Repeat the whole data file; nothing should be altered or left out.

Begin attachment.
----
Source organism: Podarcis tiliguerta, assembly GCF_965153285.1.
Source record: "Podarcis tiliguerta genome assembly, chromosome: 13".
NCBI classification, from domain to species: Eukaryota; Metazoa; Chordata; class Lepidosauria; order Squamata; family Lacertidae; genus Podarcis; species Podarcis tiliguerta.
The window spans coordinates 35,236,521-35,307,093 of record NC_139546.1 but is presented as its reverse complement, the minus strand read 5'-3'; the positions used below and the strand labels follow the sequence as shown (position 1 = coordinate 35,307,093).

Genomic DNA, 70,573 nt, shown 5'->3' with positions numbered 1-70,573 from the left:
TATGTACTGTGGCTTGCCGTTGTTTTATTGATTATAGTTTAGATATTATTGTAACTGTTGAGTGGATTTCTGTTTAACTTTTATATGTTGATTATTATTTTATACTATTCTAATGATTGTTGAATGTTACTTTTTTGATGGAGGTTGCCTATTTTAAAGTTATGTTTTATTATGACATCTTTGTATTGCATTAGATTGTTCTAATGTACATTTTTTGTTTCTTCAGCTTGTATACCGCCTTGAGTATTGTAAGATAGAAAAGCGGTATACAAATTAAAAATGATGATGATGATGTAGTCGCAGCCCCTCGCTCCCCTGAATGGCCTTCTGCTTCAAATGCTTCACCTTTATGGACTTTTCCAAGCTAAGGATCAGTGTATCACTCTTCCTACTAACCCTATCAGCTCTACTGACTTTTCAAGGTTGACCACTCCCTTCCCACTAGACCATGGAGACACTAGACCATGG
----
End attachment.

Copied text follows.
Source organism: Podarcis tiliguerta, assembly GCF_965153285.1.
Source record: "Podarcis tiliguerta genome assembly, chromosome: 13".
NCBI classification, from domain to species: Eukaryota; Metazoa; Chordata; class Lepidosauria; order Squamata; family Lacertidae; genus Podarcis; species Podarcis tiliguerta.
The window spans coordinates 35,236,521-35,307,093 of record NC_139546.1 but is presented as its reverse complement, the minus strand read 5'-3'; the positions used below and the strand labels follow the sequence as shown (position 1 = coordinate 35,307,093).

Genomic DNA, 70,573 nt, shown 5'->3' with positions numbered 1-70,573 from the left:
TATGTACTGTGGCTTGCCGTTGTTTTATTGATTATAGTTTAGATATTATTGTAACTGTTGAGTGGATTTCTGTTTAACTTTTATATGTTGATTATTATTTTATACTATTCTAATGATTGTTGAATGTTACTTTTTTGATGGAGGTTGCCTATTTTAAAGTTATGTTTTATTATGACATCTTTGTATTGCATTAGATTGTTCTAATGTACATTTTTTGTTTCTTCAGCTTGTATACCGCCTTGAGTATTGTAAGATAGAAAAGCGGTATACAAATTAAAAATGATGATGATGATGTAGTCGCAGCCCCTCGCTCCCCTGAATGGCCTTCTGCTTCAAATGCTTCACCTTTATGGACTTTTCCAAGCTAAGGATCAGTGTATCACTCTTCCTACTAACCCTATCAGCTCTACTGACTTTTCAAGGTTGACCACTCCCTTCCCACTAGACCATGGAGACACTAGACCATGG